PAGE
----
JACKSON, Miss. – The drought in Mississippi is not only affecting recreational activities such as bonfires and camping in Central Mississippi and the Delta, but it’s also affecting the state’s highways, according to the Mississippi Department of Transportation (MDOT).
“Our roads have suffered the effects of extreme loss of rainfall throughout Mississippi,” said Transportation Commissioner Dick Hall. “Our biggest problem is large cracks in the asphalt that are becoming a hazard for the traveling public.”
Mississippi has large deposits of at least three different types of expansive clay soils, including Yazoo clay, which are spread over the state. These soils challenge MDOT during road construction and maintenance because of how they change with weather conditions.
For example, when Yazoo clay becomes wet, it may expand and occupy up to 400 percent more space than when it is at normal moisture level.When soil loses moisture, it shrink s. Shrinking creates a void between the soil and asphalt or layer of earth above it. As soil continues to shrink,the void becomes larger and the weight of the pavement and vehicles causes the roadway to sink and crack creating “slides” and “drop offs.”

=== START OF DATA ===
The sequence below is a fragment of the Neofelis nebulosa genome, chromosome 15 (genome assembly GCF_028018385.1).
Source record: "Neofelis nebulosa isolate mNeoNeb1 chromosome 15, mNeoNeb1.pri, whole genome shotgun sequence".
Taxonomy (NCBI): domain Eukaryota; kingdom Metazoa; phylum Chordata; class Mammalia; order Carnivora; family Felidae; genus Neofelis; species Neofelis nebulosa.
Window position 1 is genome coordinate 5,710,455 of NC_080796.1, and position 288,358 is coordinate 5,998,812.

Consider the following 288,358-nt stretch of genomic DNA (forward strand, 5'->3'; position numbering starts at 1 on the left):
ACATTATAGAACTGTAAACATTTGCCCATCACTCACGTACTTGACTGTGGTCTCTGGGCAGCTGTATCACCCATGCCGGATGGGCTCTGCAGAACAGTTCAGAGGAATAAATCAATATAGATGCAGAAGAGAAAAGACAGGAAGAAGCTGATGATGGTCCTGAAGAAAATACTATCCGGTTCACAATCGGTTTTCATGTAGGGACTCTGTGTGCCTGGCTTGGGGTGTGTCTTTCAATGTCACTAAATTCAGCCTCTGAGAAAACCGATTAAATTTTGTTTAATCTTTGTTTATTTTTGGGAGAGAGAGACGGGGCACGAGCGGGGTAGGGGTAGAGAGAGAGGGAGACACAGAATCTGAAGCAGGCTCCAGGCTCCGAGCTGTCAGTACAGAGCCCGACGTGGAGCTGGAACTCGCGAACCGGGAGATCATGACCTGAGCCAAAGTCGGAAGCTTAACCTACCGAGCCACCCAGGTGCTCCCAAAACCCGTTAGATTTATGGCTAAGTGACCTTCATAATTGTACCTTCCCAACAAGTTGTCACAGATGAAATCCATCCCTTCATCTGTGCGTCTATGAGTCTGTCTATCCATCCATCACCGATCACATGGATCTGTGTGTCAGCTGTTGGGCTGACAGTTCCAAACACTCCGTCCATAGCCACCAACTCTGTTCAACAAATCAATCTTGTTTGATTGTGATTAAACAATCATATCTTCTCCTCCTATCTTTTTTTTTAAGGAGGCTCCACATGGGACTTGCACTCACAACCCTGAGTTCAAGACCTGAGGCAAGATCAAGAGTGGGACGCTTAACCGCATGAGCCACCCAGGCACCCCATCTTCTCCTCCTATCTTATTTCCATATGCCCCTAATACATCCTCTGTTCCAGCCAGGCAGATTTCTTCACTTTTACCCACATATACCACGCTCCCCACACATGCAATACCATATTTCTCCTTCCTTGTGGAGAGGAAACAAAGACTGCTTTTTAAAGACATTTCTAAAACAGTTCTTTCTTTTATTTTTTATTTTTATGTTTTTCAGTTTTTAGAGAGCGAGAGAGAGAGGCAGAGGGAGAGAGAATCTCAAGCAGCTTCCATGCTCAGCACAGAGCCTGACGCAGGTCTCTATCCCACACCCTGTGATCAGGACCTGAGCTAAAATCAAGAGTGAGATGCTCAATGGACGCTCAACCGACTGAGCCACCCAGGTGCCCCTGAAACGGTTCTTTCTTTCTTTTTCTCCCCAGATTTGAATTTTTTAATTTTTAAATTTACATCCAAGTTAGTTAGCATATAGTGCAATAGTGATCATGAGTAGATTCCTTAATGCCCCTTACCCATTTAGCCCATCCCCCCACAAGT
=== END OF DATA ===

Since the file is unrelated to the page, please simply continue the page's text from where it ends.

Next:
Along with roads crumbling, the drought is also affecting Mississippi wheat farmers. The crop is usually planted between August and November, but with these extreme weather conditions, many farmers are struggling.
“Generally you have moisture that time of year [August-November] when you plant it it comes up, but this extended drought has, you know, we just didn’t have any moister to get the wheat up and even after we planted some, its just been laying there,” said Don Respess, the County Extension Agent in Coahoma County.
Respess added that more farmers are getting into year-around crops and soy beans, while less and less farmers choose to grow wheat.
Soy beans take up the most farming acreage in Mississippi.
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